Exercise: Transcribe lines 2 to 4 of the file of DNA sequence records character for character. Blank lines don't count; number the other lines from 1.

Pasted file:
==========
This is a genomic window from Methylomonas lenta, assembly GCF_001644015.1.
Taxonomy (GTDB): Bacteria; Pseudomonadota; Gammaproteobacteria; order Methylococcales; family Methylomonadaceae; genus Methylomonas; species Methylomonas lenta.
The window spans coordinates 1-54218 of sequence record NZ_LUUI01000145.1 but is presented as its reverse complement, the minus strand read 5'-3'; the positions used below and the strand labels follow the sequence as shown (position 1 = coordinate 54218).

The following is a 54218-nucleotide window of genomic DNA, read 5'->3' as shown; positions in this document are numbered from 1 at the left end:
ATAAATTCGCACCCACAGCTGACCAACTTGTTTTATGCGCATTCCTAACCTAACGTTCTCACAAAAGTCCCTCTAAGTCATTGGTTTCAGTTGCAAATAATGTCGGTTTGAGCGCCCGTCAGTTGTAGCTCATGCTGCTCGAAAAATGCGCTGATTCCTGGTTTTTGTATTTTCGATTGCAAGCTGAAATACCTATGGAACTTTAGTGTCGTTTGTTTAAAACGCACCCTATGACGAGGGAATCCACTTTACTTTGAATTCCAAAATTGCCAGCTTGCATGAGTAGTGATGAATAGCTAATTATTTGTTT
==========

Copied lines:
Taxonomy (GTDB): Bacteria; Pseudomonadota; Gammaproteobacteria; order Methylococcales; family Methylomonadaceae; genus Methylomonas; species Methylomonas lenta.
The window spans coordinates 1-54218 of sequence record NZ_LUUI01000145.1 but is presented as its reverse complement, the minus strand read 5'-3'; the positions used below and the strand labels follow the sequence as shown (position 1 = coordinate 54218).

The following is a 54218-nucleotide window of genomic DNA, read 5'->3' as shown; positions in this document are numbered from 1 at the left end: